December 22, 2020
Domi and I stood at opposite ends of the kitchen. Moe sat halfway between us tail wagging on the floor, oblivious to anything that wasn’t food. I wasn’t sure what to say. For weeks I’d been thinking about saying something, but the little voice in my head kept saying, “Chelsea, Domi is so busy, don’t bother him with this.”
Or something along the lines of “Chelsea you’re being ridiculous launching a podcast isn’t that big of a deal.” I had been feeling frustrated for a while. I always made sure we celebrated everyone in our family. I tried to make sure that all of my family members felt that each and every accomplishment regardless of size was recognized with a meal, or a drink, or a card, or at the very least a text message.
And lately, Domi had a lot of celebrations—all VERY much deserved, but I had started to feel resentful. I had also hit milestones in my career and yet they were going unnoticed. I didn’t know what to say though. I felt guilty and silly for feeling undercelebrated. I kept telling myself that my accomplishments weren’t really a big deal because if they were a big deal my family would know to celebrate them without my saying anything.
Then a thought occurred to me—my path is not a typical career path. So, maybe my family doesn’t even know what they should be celebrating or what is a big deal because I haven’t told them. And while I preach asking for what I need—I only tend to do it when it’s easy or convenient. I don’t like to do it when it may make the other person feel bad or guilty. But Domi and I are married and I knew he would want to know what was on my mind. I also could feel the passive aggression bubbling up inside me and I knew that no one likes seeing that side of me—especially me.
I stood in the kitchen knowing that this was my moment. I looked at Domi, who was busy working on his phone, and I put the large kitchen knife in my hand down. (I know I tend to gesture a lot when I talk and thought this might be an inopportune moment to have a large, sharp weapon in my hand.)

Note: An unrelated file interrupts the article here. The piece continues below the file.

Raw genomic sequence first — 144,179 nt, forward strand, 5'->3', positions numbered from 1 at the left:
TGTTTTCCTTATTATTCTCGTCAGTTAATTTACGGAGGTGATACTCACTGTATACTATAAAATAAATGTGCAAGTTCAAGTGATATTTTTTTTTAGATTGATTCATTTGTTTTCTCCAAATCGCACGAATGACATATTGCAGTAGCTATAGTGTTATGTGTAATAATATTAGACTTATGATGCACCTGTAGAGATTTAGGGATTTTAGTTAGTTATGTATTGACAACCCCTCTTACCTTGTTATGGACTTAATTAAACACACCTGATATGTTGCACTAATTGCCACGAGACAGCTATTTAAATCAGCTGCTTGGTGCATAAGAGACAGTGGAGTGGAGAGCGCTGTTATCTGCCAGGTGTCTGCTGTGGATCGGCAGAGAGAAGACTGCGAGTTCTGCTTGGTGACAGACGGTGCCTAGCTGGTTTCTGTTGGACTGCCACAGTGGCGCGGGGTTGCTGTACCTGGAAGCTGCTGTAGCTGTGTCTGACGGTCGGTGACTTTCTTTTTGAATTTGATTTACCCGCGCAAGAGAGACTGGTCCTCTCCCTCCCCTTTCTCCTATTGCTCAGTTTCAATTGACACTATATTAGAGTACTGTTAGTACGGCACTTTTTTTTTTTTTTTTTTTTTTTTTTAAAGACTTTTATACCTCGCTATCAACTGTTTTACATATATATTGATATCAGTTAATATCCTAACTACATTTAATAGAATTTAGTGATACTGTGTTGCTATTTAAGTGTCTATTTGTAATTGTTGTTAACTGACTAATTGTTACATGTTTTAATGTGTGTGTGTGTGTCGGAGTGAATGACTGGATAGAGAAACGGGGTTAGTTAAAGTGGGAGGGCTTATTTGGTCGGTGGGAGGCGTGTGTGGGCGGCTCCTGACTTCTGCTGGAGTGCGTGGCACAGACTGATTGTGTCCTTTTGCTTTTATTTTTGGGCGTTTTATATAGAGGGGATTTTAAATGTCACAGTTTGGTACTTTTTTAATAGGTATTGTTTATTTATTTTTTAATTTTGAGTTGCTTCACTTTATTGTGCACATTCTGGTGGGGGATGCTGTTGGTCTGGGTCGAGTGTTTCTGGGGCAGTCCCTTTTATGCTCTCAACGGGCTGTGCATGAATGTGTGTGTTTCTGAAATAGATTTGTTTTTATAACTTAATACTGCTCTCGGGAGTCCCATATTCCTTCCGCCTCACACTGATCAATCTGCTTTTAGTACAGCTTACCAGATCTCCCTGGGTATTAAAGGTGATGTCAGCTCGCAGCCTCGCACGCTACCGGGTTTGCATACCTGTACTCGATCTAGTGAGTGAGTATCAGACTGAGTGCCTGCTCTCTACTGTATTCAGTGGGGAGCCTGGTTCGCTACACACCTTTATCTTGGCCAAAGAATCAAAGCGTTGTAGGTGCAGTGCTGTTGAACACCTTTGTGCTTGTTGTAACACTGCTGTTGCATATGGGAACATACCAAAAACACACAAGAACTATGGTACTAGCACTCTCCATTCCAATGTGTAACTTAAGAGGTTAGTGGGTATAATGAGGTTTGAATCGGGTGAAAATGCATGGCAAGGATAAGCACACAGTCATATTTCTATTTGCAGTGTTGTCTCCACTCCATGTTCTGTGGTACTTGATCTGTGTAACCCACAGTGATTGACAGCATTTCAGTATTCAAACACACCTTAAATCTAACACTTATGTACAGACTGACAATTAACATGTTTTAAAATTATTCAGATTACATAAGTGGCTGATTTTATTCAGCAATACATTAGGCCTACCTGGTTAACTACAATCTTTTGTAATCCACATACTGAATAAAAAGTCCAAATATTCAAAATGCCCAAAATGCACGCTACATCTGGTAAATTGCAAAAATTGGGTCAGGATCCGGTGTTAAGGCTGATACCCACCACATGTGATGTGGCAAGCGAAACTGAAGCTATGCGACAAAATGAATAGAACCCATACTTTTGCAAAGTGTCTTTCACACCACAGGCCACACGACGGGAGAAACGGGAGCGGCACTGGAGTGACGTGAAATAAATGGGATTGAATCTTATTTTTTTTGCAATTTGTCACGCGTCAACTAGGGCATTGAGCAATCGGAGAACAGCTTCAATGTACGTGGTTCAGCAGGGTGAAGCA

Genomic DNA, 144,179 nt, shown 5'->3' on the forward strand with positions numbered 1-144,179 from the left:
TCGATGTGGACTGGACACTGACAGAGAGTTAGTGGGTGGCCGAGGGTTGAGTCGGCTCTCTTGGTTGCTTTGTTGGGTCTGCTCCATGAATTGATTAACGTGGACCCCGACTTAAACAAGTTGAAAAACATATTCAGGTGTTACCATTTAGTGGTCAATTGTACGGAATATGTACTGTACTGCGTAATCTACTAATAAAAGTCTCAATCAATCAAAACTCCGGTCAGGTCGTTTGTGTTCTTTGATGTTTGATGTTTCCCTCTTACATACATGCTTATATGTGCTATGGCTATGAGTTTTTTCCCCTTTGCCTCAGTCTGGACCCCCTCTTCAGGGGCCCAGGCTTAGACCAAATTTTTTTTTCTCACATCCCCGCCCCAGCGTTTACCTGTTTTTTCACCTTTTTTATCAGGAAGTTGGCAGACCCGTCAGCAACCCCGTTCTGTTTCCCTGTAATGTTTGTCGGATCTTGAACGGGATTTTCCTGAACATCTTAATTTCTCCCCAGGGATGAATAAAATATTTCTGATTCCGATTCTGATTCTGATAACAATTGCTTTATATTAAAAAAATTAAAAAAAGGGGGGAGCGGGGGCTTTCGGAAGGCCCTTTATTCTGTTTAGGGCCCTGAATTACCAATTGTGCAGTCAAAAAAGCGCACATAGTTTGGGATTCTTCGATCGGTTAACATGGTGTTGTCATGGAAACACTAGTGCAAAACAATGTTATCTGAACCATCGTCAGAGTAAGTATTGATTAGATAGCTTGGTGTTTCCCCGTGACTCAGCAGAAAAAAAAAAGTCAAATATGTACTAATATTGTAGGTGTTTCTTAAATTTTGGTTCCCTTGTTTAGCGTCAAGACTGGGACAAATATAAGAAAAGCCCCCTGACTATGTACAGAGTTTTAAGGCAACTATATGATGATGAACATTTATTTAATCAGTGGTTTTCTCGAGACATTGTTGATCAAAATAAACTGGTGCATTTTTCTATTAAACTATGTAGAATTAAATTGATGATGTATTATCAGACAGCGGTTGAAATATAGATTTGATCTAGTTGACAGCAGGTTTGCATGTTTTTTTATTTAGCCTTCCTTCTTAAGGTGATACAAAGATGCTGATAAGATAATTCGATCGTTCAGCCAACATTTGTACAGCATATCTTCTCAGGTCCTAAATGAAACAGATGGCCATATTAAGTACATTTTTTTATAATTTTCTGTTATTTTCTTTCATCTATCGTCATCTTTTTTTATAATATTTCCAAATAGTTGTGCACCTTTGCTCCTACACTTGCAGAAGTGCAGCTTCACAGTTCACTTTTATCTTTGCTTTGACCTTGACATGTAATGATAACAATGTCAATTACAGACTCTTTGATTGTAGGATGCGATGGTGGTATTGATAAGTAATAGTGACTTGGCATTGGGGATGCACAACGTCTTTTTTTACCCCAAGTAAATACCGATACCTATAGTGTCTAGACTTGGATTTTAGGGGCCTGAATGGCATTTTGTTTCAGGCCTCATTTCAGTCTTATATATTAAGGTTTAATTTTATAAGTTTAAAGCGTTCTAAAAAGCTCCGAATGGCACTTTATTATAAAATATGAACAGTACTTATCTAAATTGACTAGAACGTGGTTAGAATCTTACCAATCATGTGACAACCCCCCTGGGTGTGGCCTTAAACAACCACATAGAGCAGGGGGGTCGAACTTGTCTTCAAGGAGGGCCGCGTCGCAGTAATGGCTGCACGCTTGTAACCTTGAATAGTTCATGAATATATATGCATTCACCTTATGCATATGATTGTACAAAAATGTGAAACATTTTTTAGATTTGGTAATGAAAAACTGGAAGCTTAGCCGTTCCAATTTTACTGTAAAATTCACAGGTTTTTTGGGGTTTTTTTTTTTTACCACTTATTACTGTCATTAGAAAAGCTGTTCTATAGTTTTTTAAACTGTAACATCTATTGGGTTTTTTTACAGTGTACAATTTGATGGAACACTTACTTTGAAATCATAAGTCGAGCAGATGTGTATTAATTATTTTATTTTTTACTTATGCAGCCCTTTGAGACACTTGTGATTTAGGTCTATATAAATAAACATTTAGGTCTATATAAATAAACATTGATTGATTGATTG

“Baba, I know you’re busy and I feel silly telling you this now, but I know if I don’t say something I will end up saying something I regret.” He immediately locked eyes with me. My husband is an incredibly active listener. We could all learn a thing or two from him about being a supportive partner…however, I digress.
“I’m feeling undercelebrated,” I said.
“My podcast is launching today and I’ve been trying to tell myself it’s not a big deal, but it is. I’ve worked really, really hard and I feel like no one cares. It’s just that we celebrate every time you pass a part of the CPA exam, and you do so deserve to be celebrated, but I feel like if we do that then I should get to be celebrated too.” I could see his heart sink in his eyes. One of the things I love most about my husband is that he never gets defensive. He listens and really hears and responds…unlike me…
“Oh my gosh Baby, I am so sorry,” he replied,
“I feel horrible. You are right. I have been so distracted studying and working, and that’s not an excuse, I know, but I’m so sorry. I will make this right. Of course, you deserve to be celebrated too, every milestone. Tonight, okay? I’ll put it together. We’ll call your parents and we’ll make it special, I promise. Oh my gosh, I feel horrible.”
My heart swelled. I felt horrible for making him feel horrible, but I knew we would both get past it. I didn’t want to run into this issue again, so I gave my family examples of my career milestones that I thought were worthy of celebration. Thankfully, my family is incredible and they filed away the list for future use and all got on board immediately.
I felt ridiculous and guilty saying anything at all because my family is beyond supportive. To an extent most people don’t experience.
I learned several things during this celebration realization:
1) Your feelings are valid even if they seem silly to others
2) Voicing your needs is even more important when it’s hard than when it’s easy and when you do ask for that you need more often than not you get access to exactly what it is you want
3) It’s okay to seek validation and even enjoy it as long as you don’t find it necessary to continue pursuing your dreams
4) You decide what is worth celebrating and let everyone else get on board with you (Not every celebration has to be huge, it can be small—a card, or an email, or a home-cooked dinner with the ones you love is sometimes all it takes, but you are worthy of being recognized for your accomplishments even if it requires asking people to recognize you.)
We always, always, always have to define and redefine our worth, and sometimes that means asking for what we need or saying something out loud to someone you love even if you think it’s silly. It’s not—if you’re feeling it, it’s there for a reason.
I love you, and I’m thinking about you and all of the celebrations coming our way. No matter what it is you’re celebrating—Happy day. XOXOX, CAMDW